Korngold Symphony in F sharp

Author: 
Patrick O'Connor

Korngold Symphony in F sharp

  • Symphony

Five years ago there was a big programme of concerts as part of the Berlin Festival, all of them devoted to composers who left Germany and Austria in the 1930s. Although there were several photographs and a couple of pages of biography in the catalogue that accompanied the concerts devoted to Erich Wolfgang Korngold, not a note of his music was played. Was this snobbery or some more mundane consideration of copyright? Because of his success in Hollywood, Korngold's music seems to breed a sense of unease among the musically established. After the war, he had a spurt of energy, returning to concert works, though never to opera: a violin and a cello concerto, and several other instrumental and orchestral works preceded this Symphony. It was never performed in public during Korngold's lifetime and this recording is of the world premiere, given in Munich in 1972, 15 years after the composer's death.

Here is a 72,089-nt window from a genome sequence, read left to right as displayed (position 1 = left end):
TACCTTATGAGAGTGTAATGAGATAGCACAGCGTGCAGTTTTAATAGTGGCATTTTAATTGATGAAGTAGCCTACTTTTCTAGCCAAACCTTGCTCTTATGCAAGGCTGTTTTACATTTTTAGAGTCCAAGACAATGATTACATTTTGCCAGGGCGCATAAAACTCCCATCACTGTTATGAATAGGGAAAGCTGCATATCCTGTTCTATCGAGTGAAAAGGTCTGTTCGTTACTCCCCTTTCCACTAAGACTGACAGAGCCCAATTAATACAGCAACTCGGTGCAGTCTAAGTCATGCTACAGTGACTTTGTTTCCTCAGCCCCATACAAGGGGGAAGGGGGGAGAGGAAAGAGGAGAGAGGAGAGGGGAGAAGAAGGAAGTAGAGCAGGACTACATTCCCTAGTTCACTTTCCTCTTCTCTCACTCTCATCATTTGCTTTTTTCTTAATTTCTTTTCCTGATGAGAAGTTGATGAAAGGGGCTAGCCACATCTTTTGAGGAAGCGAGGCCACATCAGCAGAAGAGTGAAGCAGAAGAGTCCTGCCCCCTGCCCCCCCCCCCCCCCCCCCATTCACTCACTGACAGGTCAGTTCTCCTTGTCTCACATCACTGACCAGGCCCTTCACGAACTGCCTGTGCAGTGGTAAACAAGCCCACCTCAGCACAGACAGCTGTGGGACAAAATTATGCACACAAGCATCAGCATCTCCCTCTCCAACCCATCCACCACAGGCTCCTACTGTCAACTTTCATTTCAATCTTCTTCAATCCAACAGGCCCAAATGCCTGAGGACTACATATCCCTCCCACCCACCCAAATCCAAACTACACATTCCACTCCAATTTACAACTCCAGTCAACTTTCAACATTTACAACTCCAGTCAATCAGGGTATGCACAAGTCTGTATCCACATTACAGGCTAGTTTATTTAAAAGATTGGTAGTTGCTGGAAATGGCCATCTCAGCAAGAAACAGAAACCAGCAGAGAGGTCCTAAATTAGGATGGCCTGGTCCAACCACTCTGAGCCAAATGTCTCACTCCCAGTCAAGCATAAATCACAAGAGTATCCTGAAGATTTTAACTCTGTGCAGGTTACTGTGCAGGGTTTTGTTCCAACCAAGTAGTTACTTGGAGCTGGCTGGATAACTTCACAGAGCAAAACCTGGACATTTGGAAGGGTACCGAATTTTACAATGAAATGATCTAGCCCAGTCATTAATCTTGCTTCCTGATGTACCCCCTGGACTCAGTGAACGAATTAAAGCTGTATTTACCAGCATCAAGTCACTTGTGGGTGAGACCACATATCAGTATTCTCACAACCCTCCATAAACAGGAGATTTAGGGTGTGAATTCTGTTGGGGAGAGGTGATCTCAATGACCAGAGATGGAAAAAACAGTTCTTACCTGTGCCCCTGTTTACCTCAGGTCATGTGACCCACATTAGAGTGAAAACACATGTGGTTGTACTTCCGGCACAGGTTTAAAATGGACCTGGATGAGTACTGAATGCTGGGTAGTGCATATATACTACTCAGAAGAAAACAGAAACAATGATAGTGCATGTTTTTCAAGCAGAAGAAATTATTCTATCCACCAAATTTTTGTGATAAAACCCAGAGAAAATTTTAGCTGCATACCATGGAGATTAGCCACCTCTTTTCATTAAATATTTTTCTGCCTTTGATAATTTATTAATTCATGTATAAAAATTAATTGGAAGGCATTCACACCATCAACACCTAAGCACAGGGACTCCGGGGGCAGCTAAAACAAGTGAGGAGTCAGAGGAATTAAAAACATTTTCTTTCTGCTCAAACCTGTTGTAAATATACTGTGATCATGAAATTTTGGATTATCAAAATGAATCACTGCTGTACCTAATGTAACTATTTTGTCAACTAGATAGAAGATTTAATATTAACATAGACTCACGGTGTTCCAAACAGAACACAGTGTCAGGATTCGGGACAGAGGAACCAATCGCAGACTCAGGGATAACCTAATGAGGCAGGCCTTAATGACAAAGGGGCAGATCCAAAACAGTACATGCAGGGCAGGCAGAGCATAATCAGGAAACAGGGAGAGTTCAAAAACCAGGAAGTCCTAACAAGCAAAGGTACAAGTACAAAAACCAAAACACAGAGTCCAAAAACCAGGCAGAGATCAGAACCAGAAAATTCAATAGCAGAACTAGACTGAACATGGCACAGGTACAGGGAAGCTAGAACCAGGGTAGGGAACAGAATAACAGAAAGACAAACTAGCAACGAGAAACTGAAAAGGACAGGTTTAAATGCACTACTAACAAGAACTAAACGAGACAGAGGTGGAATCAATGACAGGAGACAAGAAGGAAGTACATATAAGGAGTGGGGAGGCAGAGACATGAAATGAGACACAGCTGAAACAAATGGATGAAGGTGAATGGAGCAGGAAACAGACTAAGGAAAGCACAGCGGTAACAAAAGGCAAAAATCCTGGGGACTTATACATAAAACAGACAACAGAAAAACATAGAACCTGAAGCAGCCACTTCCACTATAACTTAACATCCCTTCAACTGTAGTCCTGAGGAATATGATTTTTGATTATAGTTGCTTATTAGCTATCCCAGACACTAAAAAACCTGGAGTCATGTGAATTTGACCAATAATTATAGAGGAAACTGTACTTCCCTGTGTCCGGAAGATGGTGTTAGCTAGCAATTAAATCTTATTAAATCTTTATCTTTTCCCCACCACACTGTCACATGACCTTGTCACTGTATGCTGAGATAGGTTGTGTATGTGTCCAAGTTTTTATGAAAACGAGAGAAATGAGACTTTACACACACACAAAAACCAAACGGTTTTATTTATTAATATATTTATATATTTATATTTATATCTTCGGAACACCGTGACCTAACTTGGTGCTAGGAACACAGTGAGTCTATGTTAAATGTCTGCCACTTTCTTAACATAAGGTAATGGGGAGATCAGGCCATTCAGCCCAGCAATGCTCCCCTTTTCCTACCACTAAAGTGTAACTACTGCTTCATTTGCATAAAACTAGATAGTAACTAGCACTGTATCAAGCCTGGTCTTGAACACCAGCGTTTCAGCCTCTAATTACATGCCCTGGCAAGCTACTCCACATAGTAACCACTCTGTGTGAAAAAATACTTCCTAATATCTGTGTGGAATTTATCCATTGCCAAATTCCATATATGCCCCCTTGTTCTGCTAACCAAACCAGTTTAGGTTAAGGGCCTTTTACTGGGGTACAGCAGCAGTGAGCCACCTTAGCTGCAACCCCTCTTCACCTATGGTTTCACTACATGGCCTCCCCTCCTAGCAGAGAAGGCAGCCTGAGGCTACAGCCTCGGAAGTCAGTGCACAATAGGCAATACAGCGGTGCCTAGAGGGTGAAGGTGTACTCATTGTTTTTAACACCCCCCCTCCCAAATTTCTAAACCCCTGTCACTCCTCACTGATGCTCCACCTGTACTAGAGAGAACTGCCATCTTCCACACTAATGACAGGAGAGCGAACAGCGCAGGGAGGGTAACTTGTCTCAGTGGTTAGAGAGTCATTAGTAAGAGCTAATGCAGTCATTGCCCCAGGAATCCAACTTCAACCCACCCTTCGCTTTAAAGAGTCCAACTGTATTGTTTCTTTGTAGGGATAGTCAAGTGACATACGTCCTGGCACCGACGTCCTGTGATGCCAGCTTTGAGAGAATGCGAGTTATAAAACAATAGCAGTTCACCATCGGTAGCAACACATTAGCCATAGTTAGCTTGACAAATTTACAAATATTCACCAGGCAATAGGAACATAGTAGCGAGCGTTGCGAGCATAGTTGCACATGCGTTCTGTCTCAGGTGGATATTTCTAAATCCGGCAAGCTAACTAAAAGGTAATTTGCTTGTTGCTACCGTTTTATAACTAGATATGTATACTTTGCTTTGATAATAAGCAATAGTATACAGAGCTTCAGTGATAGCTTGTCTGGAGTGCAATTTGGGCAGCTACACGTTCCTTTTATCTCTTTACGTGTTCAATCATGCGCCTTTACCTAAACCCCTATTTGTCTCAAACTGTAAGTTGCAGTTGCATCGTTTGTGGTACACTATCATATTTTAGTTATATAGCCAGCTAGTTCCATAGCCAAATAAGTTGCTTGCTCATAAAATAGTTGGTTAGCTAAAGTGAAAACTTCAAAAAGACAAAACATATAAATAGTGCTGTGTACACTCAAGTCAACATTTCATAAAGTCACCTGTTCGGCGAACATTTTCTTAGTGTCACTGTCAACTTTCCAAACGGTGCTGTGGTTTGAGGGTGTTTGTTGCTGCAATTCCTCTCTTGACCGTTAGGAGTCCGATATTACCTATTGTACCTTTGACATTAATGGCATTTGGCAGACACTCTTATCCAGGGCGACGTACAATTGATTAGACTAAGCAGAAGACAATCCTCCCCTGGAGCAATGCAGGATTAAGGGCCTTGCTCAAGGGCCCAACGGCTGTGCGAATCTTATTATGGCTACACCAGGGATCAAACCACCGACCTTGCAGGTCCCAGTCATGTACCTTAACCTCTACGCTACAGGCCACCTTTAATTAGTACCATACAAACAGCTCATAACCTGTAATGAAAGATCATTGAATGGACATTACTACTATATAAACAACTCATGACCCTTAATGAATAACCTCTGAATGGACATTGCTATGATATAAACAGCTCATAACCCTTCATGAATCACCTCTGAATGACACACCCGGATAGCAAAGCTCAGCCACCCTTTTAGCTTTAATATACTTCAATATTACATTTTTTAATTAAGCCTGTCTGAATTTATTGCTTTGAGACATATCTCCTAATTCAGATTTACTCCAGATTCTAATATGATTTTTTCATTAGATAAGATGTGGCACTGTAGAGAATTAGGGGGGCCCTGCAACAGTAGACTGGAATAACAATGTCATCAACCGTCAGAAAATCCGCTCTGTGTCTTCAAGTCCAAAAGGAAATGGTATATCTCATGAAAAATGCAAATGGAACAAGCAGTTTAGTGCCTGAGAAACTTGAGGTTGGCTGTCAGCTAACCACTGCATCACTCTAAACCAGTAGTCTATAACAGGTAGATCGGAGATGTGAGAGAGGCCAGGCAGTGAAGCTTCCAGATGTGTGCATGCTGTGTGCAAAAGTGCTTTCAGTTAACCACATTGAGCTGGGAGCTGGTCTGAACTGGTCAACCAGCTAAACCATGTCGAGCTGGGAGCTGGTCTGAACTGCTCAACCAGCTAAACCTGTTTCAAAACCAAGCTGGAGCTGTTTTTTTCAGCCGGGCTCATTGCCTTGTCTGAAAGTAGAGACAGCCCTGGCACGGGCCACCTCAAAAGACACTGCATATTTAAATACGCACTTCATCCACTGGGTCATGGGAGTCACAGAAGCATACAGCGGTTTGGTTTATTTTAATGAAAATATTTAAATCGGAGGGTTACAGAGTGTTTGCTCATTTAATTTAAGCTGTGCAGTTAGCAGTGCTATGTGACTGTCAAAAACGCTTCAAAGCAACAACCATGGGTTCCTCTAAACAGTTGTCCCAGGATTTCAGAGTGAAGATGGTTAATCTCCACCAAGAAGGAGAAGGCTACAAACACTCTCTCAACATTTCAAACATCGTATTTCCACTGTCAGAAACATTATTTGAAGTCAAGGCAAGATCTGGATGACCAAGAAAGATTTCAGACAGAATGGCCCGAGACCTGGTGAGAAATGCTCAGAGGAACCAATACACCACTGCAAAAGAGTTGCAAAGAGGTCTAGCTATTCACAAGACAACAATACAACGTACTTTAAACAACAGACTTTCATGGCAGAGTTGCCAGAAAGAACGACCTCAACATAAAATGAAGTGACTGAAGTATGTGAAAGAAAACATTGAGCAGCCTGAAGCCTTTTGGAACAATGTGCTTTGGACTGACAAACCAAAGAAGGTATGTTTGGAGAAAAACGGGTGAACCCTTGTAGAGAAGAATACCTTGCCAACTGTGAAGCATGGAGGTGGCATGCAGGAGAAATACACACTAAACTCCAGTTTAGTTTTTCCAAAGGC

The symphony is in four movements. The opening moderato suggests a striving, menace-laden drama, with psychological overtones provided by marimba and xylophone in the percussion. A little hint of love-theme comes from the woodwind.
The Scherzo second movement is swifter, with an adventurous chase-like theme for the strings, with some heart-beat big drums the big romantic adagio suggests a tragic affair and long parting. Then, the upbeat finale takes on a military air, with a flute solo leading the troops into their march towards life or death. It is difficult, given Korngold's Hollywood output, not to imagine this as a mighty movie score, but it is none the worse for that, and those existing admirers of Korngold's music should get great pleasure from this. 'Wagnerian' is for once a more than apt description, for just after he composed this symphony Korngold set to work on the score for one of Hollywood's composer bio-pics, Magic Fire. Kempe conducts a performance as vigorous and taut as one would expect from that still-lamented figure; the recording is adequate, without being brilliant.'

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